2. Upon application, the Article 3 fund must transfer the following amounts to the Article 4 fund:  (1) the firefighters’ accumulated employee contributions, (2) an amount representing employer contributions that is equal to the amount calculated in number 1, and (3) any interest paid by the applicant in order to reinstate creditable service.  If the firefighter previously took a refund of his or her Article 3 contributions, the firefighter can reinstate creditable service with the Article 3 fund by repaying his or her refund plus interest at 6% per year compounded annually from the date of refund to the date of payment.
  3. Once these amounts are transferred, this time will count as creditable service for the firefighter pursuant to 40 ILCS 5/4-108(c)(8).
  4. Additionally, an active Chicago firefighter can now transfer up to 10 years of creditable service accumulated in an Article 4 pension fund.  The Chicago firefighter has a 6 month window to apply for the transfer.   The Article 4 fund is required to transfer the amounts as listed in number 2 above.
  5. Once these amounts are transferred, this time will count as creditable service for the Chicago firefighter pursuant 40 ILCS 5/6-227.  There may also be a true cost component that a Chicago firefighter must pay the Chicago Fireman’s Annuity and Benefit Fund.

ORRICO v. OAK LAWN FIREFIGHTERS’ PENSION BOARD

On June 28, 2017 the First District Appellate Court issued its Rule 23 Order in Orrico v. Board of Trustees of the Oak Lawn Firefighters’ Pension Fund.  The plaintiff was a fire lieutenant for the village of Oak Lawn.  A car struck the plaintiff and the plaintiff received a line of duty disability pension.  When the plaintiff was approximately 60 years old, he accepted a job as the assistant fire chief for a fire department in Texas.  The plaintiff signed certain employment documents affirming that he could perform certain physical tasks associated with fire suppression and fire rescue activities.  The plaintiff signed certain employment documents indicating that he would be able to receive a Texas firefighter certificate.  The plaintiff was assigned turnout gear and a SCBA.  Although it was not the plaintiff’s primary function to perform fire rescue or fire suppression activities as the assistant chief, the Texas fire chief testified that the plaintiff could have found himself inside a burning building and directing other firefighters.  Pursuant to section 4-112 of the pension code, the pension board held a hearing to determine whether the plaintiff had recovered from his disability.  Because the plaintiff was over 50 years old, the pension board did not have the authority to send the plaintiff for a medical examination.  See Hoffman v. Orland FPD Firefighters’ Pension Board.  The pension board, in a split vote, determined the plaintiff had recovered from his disability despite no medical evidence to support the conclusion.  The trial court reversed the pension board’s decision and the appellate court affirmed the trial court.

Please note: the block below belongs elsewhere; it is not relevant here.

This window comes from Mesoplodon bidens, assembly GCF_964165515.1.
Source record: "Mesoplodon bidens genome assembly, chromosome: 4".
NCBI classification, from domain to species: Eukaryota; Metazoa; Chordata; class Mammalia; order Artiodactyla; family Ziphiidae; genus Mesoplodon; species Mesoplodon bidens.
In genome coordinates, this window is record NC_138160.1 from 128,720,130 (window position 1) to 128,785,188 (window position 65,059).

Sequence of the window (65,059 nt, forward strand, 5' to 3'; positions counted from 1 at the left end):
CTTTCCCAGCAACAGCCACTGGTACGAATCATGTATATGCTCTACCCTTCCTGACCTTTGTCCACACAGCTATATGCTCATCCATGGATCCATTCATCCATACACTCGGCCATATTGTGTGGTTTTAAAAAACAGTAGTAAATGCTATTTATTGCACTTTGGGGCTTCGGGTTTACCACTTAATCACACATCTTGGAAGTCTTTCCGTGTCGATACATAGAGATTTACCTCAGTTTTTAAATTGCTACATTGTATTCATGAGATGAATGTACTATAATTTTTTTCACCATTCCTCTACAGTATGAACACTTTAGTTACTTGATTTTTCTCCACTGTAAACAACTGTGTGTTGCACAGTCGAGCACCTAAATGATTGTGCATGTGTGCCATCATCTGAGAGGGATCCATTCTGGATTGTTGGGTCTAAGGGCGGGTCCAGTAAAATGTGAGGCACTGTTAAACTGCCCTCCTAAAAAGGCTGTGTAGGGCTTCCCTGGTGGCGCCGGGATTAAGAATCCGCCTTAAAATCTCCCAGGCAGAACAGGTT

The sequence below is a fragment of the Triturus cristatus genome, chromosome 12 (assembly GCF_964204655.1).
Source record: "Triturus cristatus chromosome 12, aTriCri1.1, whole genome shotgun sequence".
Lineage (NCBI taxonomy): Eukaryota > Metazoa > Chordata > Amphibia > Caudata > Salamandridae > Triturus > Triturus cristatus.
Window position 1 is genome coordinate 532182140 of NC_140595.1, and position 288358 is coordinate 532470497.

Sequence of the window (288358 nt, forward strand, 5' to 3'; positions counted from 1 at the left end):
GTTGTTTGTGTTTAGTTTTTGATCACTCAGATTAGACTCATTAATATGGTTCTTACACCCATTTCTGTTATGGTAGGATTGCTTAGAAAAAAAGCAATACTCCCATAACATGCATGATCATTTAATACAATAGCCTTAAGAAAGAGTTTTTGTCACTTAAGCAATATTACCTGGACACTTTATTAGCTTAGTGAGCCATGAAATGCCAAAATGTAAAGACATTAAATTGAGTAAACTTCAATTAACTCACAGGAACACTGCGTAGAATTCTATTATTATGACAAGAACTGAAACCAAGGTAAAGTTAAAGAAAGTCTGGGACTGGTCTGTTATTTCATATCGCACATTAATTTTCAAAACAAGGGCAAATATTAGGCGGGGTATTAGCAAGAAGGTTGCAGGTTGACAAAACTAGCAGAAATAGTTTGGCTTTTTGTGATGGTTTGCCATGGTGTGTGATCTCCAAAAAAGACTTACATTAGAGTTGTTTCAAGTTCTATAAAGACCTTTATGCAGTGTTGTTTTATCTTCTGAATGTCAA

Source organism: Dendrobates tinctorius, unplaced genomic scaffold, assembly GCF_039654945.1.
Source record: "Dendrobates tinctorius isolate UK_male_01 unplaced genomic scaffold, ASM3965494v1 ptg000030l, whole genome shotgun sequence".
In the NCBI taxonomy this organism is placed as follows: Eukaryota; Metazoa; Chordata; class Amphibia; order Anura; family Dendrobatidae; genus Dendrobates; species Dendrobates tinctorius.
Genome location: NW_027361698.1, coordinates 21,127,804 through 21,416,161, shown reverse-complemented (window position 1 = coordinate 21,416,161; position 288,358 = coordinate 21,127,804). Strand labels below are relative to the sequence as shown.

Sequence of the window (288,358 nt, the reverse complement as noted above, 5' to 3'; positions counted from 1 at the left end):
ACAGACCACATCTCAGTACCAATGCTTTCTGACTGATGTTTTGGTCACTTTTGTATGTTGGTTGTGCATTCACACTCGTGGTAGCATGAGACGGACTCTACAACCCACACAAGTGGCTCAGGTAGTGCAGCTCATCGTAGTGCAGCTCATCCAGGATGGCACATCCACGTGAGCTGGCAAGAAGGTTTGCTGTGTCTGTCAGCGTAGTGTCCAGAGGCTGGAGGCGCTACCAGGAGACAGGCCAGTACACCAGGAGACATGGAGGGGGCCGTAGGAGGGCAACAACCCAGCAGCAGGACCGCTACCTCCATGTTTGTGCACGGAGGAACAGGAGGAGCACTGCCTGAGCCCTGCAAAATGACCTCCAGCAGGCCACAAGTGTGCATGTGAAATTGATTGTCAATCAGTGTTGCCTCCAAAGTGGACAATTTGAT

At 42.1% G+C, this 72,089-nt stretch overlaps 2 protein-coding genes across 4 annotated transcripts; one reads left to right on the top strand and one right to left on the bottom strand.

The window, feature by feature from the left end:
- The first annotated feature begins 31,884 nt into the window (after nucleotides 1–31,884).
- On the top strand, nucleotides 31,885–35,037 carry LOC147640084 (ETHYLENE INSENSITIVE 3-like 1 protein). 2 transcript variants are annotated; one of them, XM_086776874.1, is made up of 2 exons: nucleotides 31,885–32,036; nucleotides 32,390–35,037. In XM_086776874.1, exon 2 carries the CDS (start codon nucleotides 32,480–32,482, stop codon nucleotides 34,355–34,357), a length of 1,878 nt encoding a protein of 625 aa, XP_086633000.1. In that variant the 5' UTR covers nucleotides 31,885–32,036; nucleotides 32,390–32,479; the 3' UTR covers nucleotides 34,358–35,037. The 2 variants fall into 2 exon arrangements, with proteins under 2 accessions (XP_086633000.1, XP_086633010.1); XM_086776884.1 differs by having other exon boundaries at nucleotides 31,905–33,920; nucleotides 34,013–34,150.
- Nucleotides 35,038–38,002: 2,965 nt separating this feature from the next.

The appellate court ultimately determined that the pension board did not have “satisfactory proof” for purposes of section 4-112 that the plaintiff had “recovered from his disability.” The appellate court noted that the employment documents contained boilerplate language that did not accurately define the job duties for the plaintiff and that the record did not support the pension board’s conclusion that the plaintiff would be called upon, as the assistant fire chief, to perform fire rescue and fire suppression activities.  Interestingly, in dicta, the appellate court agreed with the pension board that section 4-112 did not require medical evidence to establish “satisfactory proof” of recovery from disability.  The appellate court also agreed with the pension board’s refusal to re-open proofs to allow the plaintiff to introduce his own hearsay medical examination report.

PGM attorney Jeff Goodloe represented the pension board before the trial court and the appellate court.